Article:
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Ivory Billed Woodpecker Story in the NYTimes --- long but interesting read

Started by Woolly Bugger, May 07, 2006, 11:47:37 AM

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Woolly Bugger

If I wanted to, I could claim something that fewer than two dozen people on the planet right now can: I have seen an ivory-billed woodpecker. It was only a year ago that history was made when it was announced that this legendary woodpecker — also known as the Lord God Bird for the excited cry said to accompany a sighting — was not extinct, as had been widely believed, but had been positively identified in a swamp called the Bayou de View in Arkansas. On Feb. 26, I visited the bayou with Bill Tippit, a friendly bear of a birder. We were expecting to spend the day in the swamp with an expert guide, but in the chime of a cellphone, we found ourselves suddenly guideless, standing there with our waders, a canoe and a big desire. "I'm game," he said in his slow, deep twang. So we put in and spent the day drifting around the primeval beauty of Arkansas's most famous bottom-land swamp.

Read the eight page article.....

http://www.nytimes.com/2006/05/07/magazine/07woodpecker.html?pagewanted=1&_r=1

ex - I'm not going to live with you through one more fishing season!

me -There's a season?

Pastor explains icons to my son: you know like the fish symbol on the back of cars.

My son: My dad has two fish on his car and they're both trout!

flyman

Yea, I'm redneck, so what!

Busta Brown

They just did a story in the NC Wildlife Magazine about the Ivory Bill that I get and it was very interesting. It is cool to hear a story like this.

Jeff ]


Woolly Bugger

http://www.sciencefriday.com/videos/watch/10414

This is the only known photographic documentation of the Imperial woodpecker, a 2-foot-tall relation of the Ivory-billed woodpecker. Found in a mountain range in Mexico, the Imperial is highly endangered, if not extinct. William Rhein, a dentist and amateur ornithologist who captured the bird on film in the 50s, wasn't pleased with the footage, and never publicly released the film. Tim Gallagher, editor-in-chief of Living Bird magazine, describes how the film was found and how it inspired Gallagher to pay a visit to the very same area a half century later. Footage was recorded by Dr. William L. Rhein Ronald Thorpe donated the film to the Macaulay Library, Cornell Lab of Ornithology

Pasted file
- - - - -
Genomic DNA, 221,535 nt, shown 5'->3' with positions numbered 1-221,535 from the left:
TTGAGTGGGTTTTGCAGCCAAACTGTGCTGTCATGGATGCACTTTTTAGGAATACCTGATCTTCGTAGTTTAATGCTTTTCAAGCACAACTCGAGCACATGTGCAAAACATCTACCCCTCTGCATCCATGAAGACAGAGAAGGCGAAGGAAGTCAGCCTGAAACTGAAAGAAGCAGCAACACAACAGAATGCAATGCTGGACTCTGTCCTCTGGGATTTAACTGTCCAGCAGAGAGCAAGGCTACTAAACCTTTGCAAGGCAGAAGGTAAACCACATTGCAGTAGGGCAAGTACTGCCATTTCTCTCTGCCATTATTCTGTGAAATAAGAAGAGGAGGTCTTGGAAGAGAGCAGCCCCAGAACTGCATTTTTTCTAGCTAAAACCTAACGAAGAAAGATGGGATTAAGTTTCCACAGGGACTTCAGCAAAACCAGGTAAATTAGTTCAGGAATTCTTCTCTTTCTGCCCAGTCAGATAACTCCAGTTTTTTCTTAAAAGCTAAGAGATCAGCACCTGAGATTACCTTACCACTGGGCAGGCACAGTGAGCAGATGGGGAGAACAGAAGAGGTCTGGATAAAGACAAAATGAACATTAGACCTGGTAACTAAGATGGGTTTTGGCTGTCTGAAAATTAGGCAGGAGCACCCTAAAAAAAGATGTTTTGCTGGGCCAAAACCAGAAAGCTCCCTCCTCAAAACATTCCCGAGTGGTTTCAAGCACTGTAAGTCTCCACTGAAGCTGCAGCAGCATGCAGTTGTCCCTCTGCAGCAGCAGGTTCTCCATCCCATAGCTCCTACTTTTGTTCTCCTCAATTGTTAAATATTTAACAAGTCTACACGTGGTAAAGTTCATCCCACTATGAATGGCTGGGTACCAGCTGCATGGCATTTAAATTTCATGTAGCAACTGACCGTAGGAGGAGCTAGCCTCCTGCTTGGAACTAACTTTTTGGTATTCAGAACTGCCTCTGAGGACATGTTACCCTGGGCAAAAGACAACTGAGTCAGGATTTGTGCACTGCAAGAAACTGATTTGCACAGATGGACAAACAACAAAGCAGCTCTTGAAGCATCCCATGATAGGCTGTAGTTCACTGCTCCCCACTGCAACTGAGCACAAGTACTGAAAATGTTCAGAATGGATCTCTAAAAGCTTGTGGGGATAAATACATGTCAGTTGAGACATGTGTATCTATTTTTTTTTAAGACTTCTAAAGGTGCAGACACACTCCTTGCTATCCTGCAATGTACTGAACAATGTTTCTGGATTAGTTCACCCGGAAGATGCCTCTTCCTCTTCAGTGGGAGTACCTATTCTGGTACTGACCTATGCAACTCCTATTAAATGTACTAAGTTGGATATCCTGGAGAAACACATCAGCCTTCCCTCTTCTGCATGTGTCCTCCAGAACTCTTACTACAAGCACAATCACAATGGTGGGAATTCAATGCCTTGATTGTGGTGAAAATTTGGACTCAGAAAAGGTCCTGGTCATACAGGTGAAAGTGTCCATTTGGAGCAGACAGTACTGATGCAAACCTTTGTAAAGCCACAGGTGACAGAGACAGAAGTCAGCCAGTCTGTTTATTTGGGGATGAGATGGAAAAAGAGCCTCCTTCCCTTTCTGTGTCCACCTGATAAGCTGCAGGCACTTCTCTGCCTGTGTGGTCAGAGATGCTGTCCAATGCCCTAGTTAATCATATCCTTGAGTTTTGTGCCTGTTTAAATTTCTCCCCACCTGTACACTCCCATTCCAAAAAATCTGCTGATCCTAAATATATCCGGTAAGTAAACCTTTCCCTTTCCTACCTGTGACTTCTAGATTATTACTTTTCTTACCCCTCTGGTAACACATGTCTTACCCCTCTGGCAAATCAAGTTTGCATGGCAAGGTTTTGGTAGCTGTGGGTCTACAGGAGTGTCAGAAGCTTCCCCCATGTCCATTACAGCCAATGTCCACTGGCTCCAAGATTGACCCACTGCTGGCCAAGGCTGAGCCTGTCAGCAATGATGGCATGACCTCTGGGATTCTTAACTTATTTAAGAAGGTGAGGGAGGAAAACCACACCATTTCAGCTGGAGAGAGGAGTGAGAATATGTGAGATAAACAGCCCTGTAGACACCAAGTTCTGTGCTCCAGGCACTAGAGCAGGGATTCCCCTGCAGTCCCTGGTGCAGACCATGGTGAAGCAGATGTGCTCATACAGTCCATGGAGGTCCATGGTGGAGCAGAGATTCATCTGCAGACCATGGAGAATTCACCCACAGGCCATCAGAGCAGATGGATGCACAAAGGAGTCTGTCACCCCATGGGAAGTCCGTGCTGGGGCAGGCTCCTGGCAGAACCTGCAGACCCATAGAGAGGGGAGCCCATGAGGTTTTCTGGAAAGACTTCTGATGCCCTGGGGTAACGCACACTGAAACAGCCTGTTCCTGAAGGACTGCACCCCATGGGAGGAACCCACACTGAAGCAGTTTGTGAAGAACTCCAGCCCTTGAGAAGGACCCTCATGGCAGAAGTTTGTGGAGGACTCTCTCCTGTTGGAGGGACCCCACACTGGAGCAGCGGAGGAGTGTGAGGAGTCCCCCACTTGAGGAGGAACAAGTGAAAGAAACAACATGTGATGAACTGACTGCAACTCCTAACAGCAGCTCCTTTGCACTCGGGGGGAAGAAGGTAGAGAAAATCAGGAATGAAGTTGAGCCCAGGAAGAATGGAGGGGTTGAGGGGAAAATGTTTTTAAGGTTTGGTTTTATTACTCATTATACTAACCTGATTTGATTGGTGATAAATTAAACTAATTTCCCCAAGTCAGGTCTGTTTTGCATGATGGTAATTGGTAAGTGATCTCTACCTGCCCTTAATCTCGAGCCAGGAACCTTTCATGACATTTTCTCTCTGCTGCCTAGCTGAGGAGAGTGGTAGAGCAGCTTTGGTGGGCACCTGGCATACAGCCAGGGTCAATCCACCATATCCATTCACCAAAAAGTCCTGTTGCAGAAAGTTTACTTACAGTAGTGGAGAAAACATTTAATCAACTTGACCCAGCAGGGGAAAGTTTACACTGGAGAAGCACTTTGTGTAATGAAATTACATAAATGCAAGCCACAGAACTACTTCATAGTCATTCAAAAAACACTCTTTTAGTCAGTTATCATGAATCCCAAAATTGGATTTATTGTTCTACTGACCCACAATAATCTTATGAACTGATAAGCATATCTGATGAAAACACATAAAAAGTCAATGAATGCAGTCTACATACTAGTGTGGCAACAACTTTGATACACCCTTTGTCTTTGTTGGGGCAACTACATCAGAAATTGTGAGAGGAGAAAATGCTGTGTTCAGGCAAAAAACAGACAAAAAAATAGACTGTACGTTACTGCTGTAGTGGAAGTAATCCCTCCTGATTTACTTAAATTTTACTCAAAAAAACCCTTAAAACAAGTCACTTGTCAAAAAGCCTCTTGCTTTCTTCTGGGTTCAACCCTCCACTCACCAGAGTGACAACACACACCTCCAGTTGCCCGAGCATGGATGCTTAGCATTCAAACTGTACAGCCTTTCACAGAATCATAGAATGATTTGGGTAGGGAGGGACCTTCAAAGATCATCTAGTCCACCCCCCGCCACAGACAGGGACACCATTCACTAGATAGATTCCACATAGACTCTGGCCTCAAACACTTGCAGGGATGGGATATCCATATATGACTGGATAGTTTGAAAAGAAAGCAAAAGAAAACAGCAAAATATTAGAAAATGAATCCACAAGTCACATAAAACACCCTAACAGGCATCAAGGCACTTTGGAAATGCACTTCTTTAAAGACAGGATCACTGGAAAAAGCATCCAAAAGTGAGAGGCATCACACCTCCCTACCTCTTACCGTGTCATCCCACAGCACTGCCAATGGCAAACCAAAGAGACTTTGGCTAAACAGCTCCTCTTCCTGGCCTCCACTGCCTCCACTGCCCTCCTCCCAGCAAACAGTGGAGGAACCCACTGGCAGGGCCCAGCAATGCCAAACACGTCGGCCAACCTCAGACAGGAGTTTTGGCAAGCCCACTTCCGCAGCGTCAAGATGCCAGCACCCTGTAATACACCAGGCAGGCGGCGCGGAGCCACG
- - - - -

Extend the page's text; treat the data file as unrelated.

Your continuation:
ex - I'm not going to live with you through one more fishing season!

me -There's a season?

Pastor explains icons to my son: you know like the fish symbol on the back of cars.

My son: My dad has two fish on his car and they're both trout!

Jfey

Bob Fulton, aka RiverGeezer, wrote about his experience looking for The ivory billed woodpecker with a group from Cornell in his book; Swamp Drifter.  Pretty interesting stuff.

Yup, going fishing

ajhock

Good Stuff.  I believe life wants to carry on, whether it knows it is extinct or not.  Even with these spotty images of a known animal, the questions of it's "existence" remain.  Phewrrrrrrr to the Mountain Lion/Bigfoot debate.  The article sounds a bit like the upstream/dry fly gentlemen arguing in their polite but vicious way with the downstream/nymph group.  I have a love of the history of wooden sailing yachts and their evolution- and the debate sounds the same as that.  Maybe it is the way "gentleman" egomaniacs argue.  This might be the most civil disagreement I have seen in a while.  At band camp, we painted a pilated woodpecker's bill white and sent it to a friend in Arkansas.         

""Beauty is truth, truth beauty," - that is all Ye know on earth, and all ye need to know."-J. Keats

Transylwader

Ornithologists, always watching birds...and trying to touch them...
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perverts >:D


ajhock

Tranny-You are a dirty bird.  Birders are more serious than fly guys,and birthers.    Although the those birds are worth a more careful study.

""Beauty is truth, truth beauty," - that is all Ye know on earth, and all ye need to know."-J. Keats


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